• Items in see-through containers. This cupboard is awfully neat; as it fills up, as it is bound to do, having items in see-through plastic holders will make it so much easier to find what you’re looking for. I remember finding see-through soft zippered suitcase packing cubes at Amazon that might stack wonderfully on these irregularly-shaped shelves.
  • Duct tape. No need to comment about that except to be happy to see it! Do you have scissors and a knife? Not everyone can tear it easily. (This comment applies to all tools. Only collect and store tools that work and tools that you or family members can use safely.)
  • Icon Lifesaver Jerrycan for purifying water. I can’t identify it in the picture –  Is it hidden deep in one of the shelves? — but the more I hear about long-lasting outages, the more sensible a water purifying system sounds. (As you know from reading my Advisories, I have a number of small water purifying devices from LifeStraw, and have read good things about the family-size Berkey purifier.)
  • The full-sized First Aid Kit. One of my neighbors opened the trunk of her car today to get out a shopping bag, and I saw a small first aid kit fastened near the wheel well. I didn’t say anything but I wondered . . . How long had it been there – in the heat and cold? How much useful stuff could possibly be inside such a small box? I think we’re often too casual with our first aid supplies.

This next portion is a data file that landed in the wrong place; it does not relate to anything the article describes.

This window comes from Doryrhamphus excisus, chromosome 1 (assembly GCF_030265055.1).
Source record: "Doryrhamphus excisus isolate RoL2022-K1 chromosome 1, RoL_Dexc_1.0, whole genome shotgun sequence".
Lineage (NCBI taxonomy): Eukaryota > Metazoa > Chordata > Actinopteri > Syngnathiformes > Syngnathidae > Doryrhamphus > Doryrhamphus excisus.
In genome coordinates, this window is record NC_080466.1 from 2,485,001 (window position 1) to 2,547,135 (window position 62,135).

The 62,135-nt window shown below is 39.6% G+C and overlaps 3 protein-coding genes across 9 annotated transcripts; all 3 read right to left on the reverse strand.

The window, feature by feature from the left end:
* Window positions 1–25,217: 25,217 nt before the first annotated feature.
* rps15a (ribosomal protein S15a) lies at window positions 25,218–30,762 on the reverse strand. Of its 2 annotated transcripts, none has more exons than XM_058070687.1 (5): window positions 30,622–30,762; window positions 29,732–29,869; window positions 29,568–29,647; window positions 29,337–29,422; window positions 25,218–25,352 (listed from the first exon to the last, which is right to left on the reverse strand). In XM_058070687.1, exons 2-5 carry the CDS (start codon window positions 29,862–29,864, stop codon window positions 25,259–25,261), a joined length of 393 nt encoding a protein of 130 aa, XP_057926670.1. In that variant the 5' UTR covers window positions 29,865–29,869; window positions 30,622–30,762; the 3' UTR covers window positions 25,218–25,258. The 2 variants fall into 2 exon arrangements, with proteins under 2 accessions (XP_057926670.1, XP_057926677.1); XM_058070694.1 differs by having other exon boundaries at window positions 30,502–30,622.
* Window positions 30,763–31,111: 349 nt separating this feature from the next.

• The LED light. That’s a great one – so compact!  (Here we have to be ready for an earthquake so we have a flashlight or lantern in every single room including one on each side of the bed.)

Suzi, your picture inspires one additional planning piece . . .

Just in studying the picture and in writing about all these emergency supplies I realize that at some point you may have to add another piece of paper to the door: a diagram listing everything in the cupboard and showing where it is located! 

As you know, I love lists and use them for just about everything, but I must admit to one challenge I haven’t solved. And that’s a good way to pack/store/keep track of my CERT duffel bags. We have a variety of them on the floor in a closet, and unfortunately I pull one or the other out for a different purpose – demonstration, first aid exercise, actual turnout to look for a missing person — add just what I want for that day, and then put the bag back at the end of the day. The next time I can’t remember what’s in which bag and find myself sorting through them all . . .  

Dear Reader, what’s your best suggestion for keeping track of my stuff in duffel bags?

So hasn’t this been an Advisory of a different style!? Thanks to Suzi for getting us all started in taking another look at our emergency supplies and how and where we have them stored. Again, please share your own positive progress stories. They help us all!

Your Emergency Plan Guide team

P.S. Another cool thing about Suzi’s cupboard is that when it’s closed the valuable items inside are hidden from the casual observer. It’s important to be discrete about preparedness supplies so as not to draw uninvited attention.

P.P.S. I invite you to add to this conversation. The more positive progress we share, the more we’ll all be rewarded with good ideas! Drop me a line via the CONTACT form and we’ll see how to package your suggestions for everyone’s benefit.

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  1. Sherrard Shults